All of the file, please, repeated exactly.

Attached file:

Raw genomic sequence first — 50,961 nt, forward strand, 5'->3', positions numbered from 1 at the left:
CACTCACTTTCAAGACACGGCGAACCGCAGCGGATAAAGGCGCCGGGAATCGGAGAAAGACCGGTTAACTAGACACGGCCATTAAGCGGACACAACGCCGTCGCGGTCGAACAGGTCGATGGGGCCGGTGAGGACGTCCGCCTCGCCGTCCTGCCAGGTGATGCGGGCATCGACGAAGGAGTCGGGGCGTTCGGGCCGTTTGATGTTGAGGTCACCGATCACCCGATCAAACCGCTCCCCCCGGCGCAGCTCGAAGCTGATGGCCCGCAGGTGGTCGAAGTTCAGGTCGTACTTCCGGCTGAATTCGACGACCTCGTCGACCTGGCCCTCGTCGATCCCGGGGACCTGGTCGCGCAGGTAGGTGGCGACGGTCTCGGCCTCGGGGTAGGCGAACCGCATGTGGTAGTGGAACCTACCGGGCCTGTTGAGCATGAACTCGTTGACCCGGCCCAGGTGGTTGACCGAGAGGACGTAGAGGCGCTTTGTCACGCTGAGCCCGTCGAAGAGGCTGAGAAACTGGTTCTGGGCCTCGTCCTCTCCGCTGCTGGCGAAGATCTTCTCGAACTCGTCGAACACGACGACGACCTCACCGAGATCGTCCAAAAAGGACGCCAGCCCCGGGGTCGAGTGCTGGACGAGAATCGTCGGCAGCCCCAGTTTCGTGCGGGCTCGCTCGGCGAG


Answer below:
Raw genomic sequence first — 50,961 nt, forward strand, 5'->3', positions numbered from 1 at the left:
CACTCACTTTCAAGACACGGCGAACCGCAGCGGATAAAGGCGCCGGGAATCGGAGAAAGACCGGTTAACTAGACACGGCCATTAAGCGGACACAACGCCGTCGCGGTCGAACAGGTCGATGGGGCCGGTGAGGACGTCCGCCTCGCCGTCCTGCCAGGTGATGCGGGCATCGACGAAGGAGTCGGGGCGTTCGGGCCGTTTGATGTTGAGGTCACCGATCACCCGATCAAACCGCTCCCCCCGGCGCAGCTCGAAGCTGATGGCCCGCAGGTGGTCGAAGTTCAGGTCGTACTTCCGGCTGAATTCGACGACCTCGTCGACCTGGCCCTCGTCGATCCCGGGGACCTGGTCGCGCAGGTAGGTGGCGACGGTCTCGGCCTCGGGGTAGGCGAACCGCATGTGGTAGTGGAACCTACCGGGCCTGTTGAGCATGAACTCGTTGACCCGGCCCAGGTGGTTGACCGAGAGGACGTAGAGGCGCTTTGTCACGCTGAGCCCGTCGAAGAGGCTGAGAAACTGGTTCTGGGCCTCGTCCTCTCCGCTGCTGGCGAAGATCTTCTCGAACTCGTCGAACACGACGACGACCTCACCGAGATCGTCCAAAAAGGACGCCAGCCCCGGGGTCGAGTGCTGGACGAGAATCGTCGGCAGCCCCAGTTTCGTGCGGGCTCGCTCGGCGAG